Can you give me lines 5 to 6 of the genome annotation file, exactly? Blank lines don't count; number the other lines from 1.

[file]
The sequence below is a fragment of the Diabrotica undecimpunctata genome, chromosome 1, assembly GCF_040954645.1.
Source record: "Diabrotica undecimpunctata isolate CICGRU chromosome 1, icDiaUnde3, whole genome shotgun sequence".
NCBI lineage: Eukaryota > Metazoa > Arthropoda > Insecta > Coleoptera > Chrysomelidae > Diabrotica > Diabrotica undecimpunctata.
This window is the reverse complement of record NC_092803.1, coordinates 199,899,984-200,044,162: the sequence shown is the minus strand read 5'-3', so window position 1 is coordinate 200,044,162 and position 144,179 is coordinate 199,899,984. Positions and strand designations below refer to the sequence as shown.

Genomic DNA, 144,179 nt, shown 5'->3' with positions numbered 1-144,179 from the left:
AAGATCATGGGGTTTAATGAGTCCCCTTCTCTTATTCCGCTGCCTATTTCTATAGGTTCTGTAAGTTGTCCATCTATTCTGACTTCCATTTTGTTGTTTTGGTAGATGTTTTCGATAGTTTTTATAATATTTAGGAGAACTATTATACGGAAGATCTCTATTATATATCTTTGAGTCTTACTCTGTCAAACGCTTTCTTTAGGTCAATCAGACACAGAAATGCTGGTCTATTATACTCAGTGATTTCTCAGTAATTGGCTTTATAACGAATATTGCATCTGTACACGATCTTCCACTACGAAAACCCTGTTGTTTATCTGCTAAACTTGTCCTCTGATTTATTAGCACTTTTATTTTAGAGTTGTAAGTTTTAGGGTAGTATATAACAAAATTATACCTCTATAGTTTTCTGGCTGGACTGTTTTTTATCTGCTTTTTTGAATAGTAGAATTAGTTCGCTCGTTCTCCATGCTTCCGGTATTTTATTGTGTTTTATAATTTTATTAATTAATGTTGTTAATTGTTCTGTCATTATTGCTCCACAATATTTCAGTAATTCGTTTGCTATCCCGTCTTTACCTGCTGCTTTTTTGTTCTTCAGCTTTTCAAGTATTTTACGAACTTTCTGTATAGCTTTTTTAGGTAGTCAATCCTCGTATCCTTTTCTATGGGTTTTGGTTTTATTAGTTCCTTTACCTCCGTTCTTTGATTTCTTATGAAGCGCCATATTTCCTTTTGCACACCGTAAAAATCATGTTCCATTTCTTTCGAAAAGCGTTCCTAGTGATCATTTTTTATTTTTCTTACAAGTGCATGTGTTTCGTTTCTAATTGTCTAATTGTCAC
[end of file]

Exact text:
Genomic DNA, 144,179 nt, shown 5'->3' with positions numbered 1-144,179 from the left:
AAGATCATGGGGTTTAATGAGTCCCCTTCTCTTATTCCGCTGCCTATTTCTATAGGTTCTGTAAGTTGTCCATCTATTCTGACTTCCATTTTGTTGTTTTGGTAGATGTTTTCGATAGTTTTTATAATATTTAGGAGAACTATTATACGGAAGATCTCTATTATATATCTTTGAGTCTTACTCTGTCAAACGCTTTCTTTAGGTCAATCAGACACAGAAATGCTGGTCTATTATACTCAGTGATTTCTCAGTAATTGGCTTTATAACGAATATTGCATCTGTACACGATCTTCCACTACGAAAACCCTGTTGTTTATCTGCTAAACTTGTCCTCTGATTTATTAGCACTTTTATTTTAGAGTTGTAAGTTTTAGGGTAGTATATAACAAAATTATACCTCTATAGTTTTCTGGCTGGACTGTTTTTTATCTGCTTTTTTGAATAGTAGAATTAGTTCGCTCGTTCTCCATGCTTCCGGTATTTTATTGTGTTTTATAATTTTATTAATTAATGTTGTTAATTGTTCTGTCATTATTGCTCCACAATATTTCAGTAATTCGTTTGCTATCCCGTCTTTACCTGCTGCTTTTTTGTTCTTCAGCTTTTCAAGTATTTTACGAACTTTCTGTATAGCTTTTTTAGGTAGTCAATCCTCGTATCCTTTTCTATGGGTTTTGGTTTTATTAGTTCCTTTACCTCCGTTCTTTGATTTCTTATGAAGCGCCATATTTCCTTTTGCACACCGTAAAAATCATGTTCCATTTCTTTCGAAAAGCGTTCCTAGTGATCATTTTTTATTTTTCTTACAAGTGCATGTGTTTCGTTTCTAATTGTCTAATTGTCAC